Reflecting Barston's position as a master teacher, the Music Institute's Barston Suzuki Center, one of the largest and most highly regarded Suzuki Education centers in the country, bears her name. In 1998, Barston received a Distinguished Service Award from the Suzuki Association of the Americas (SAA) for her work with the SAA Cello Committee. A Registered Teacher Trainer of Suzuki Cello Pedagogy, she had served on the faculty of the American Suzuki Institute (ASI) since 1976 and was the recipient of the ASI's 2005 Suzuki Chair Award. She was artistic director of the Chicago Suzuki Institute, was CEO of the International Suzuki Association, and taught at many other Institutes and workshops throughout the United States and Canada, most recently as faculty of the National Cello Institute Advanced Cello Residency Program in Orange County, California. She was a faculty member and soloist at the International Suzuki Teachers' Conference in Matsumoto, Japan and taught at the World Conference in Edmonton, Canada; the Pan-Pacific Suzuki Conference in Adelaide, Australia; the Melbourne Autumn Festival; and Korean Suzuki Association Winter Camps. In 2006, she was an honored guest and faculty member at the 14th Suzuki Method World Convention in Turin, Italy. In May 2010, she and her daughter, Amy, were guest master class clinicians at the Suzuki Association of the Americas Conference in Minneapolis. They presented at the same conference in 2016, when the SAA announced the establishment of the Gilda Barston Legacy Scholarship Fund.
For more information, visit https://www.musicinst.org/
--Jill Chukerman, JAC Communications
July 4 Fireworks Spectacular, Plus the Second-Annual GMC Bluegrass Festival
July 4 Fireworks Spectacular:
The Green Music Center, Sonoma State University, with Steve Tyrell and the Santa Rosa Symphony, conducted by Michael Berkowitz. Monday, July 4 at 7:30pm. Gates & Kids Zone open at 4:30pm.
Fireworks light up the sky for Rohnert Park's premier 4th of July Festivity! Masterful vocalist Steve Tyrell, along with the Santa Rosa Symphony take the stage to perform classics from the American Songbook.
For more information, visit http://gmc.sonoma.edu/event/3122011-4th-of-july-fireworks-spectacular
Second Annual GMC Bluegrass Fesival:
The Mando Kings, featuring the David Grisman Bluegrass Experience, Sam Bush, and Jeff Austin Band. Sunday, July 10 at 3pm. Gates open at 1pm.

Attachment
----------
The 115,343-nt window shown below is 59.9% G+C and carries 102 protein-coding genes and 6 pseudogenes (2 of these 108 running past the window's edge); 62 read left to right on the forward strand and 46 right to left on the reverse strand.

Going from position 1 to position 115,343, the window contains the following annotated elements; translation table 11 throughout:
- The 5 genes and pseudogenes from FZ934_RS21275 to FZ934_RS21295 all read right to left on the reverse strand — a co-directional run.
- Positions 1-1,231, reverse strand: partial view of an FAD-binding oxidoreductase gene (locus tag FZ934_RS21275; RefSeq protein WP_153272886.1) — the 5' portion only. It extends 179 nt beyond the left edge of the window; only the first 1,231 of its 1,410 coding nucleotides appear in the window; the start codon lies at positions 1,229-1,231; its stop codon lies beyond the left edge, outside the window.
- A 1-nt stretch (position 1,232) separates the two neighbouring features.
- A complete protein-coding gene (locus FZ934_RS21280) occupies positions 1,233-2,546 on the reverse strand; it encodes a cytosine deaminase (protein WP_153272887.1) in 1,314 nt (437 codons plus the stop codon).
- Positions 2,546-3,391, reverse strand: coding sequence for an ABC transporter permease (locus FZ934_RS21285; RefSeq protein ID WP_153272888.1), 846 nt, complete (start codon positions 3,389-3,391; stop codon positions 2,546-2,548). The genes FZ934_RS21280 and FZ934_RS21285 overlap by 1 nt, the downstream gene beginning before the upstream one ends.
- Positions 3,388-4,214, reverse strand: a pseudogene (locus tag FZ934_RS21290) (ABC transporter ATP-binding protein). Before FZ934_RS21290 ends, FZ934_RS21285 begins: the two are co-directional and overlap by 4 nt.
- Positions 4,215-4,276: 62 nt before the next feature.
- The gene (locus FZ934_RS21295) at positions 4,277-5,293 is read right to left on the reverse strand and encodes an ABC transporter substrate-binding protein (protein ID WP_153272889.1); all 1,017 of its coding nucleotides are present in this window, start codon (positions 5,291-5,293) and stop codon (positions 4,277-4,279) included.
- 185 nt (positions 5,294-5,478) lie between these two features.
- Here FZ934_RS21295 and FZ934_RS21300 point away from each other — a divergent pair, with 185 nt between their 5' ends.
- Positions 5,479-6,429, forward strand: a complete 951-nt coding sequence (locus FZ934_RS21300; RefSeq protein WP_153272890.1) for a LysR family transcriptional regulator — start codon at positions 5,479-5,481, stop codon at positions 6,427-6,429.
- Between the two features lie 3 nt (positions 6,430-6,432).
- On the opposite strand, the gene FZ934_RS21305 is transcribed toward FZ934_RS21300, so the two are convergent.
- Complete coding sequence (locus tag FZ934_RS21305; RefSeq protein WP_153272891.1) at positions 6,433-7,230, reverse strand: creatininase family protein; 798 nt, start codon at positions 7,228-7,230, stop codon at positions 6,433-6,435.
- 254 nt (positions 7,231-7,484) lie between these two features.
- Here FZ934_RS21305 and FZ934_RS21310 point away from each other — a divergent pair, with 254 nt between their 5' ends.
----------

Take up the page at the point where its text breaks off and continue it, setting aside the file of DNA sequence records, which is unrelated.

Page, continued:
A star-studded event featuring a whose-who in bluegrass music, the GMC's 2nd Annual Bluegrass Festival is quickly becoming an annual favorite in Sonoma County. These multifaceted giants of bluegrass will move you and shake you with their fiery performances.
For more information, visit http://gmc.sonoma.edu/event/3139373-second-annual-gmc-bluegrass-festival
--Green Music Center, Sonoma State University
Emmy Award-Winning Composer and New England Conservatory Alum, Sean Callery
Emmy Award-winning composer and New England Conservatory alum, Sean Callery ("Homeland," "24" and "Bones"), and composer for Marvel's "Jessica Jones," talks about working on the series, his background in music, and much more on "This Week in Marvel," the Marvel Podcast.
Callery was born in Hartford, Connecticut and raised in Bristol, Rhode Island. He studied at New England Conservatory earning a degree in piano performance in 1987. In 1987, Callery moved to Los Angeles to work for New England Digital, the creators of the Synclavier synthesizer.
About "This Week in Marvel":
"This Week in Marvel" focuses on delivering all the Marvel info on news and new releases--from comics to video games to toys to TV to film and beyond. New episodes are released every Tuesday and Thursday and TWiM is co-hosted by Marvel VP & Executive Editor of Digital Media Ryan "Agent M" Penagos and Editorial Director of Marvel Digital Media Ben Morse with Manager, Video & Content Production Blake Garris, Editor Marc Strom, and Assistant Editor Patrick Cavanaugh.